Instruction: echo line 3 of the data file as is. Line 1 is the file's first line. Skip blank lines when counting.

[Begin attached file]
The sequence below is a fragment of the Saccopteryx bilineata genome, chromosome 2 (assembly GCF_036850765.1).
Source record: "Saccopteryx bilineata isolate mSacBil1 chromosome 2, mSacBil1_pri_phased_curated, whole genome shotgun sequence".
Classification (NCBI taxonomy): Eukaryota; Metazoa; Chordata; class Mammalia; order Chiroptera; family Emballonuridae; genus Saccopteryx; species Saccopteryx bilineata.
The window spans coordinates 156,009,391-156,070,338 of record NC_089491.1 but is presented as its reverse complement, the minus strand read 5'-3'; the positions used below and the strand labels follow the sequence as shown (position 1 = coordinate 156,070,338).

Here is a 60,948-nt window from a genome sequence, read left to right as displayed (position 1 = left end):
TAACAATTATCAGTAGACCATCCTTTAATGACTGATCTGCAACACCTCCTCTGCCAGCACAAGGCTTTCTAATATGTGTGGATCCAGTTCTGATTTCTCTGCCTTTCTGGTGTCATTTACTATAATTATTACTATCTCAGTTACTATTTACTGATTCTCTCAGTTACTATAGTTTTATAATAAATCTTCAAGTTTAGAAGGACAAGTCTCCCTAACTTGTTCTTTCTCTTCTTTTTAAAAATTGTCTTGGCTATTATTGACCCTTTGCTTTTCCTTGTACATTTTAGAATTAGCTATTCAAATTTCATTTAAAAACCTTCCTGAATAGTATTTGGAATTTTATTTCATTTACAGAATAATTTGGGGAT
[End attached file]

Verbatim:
Classification (NCBI taxonomy): Eukaryota; Metazoa; Chordata; class Mammalia; order Chiroptera; family Emballonuridae; genus Saccopteryx; species Saccopteryx bilineata.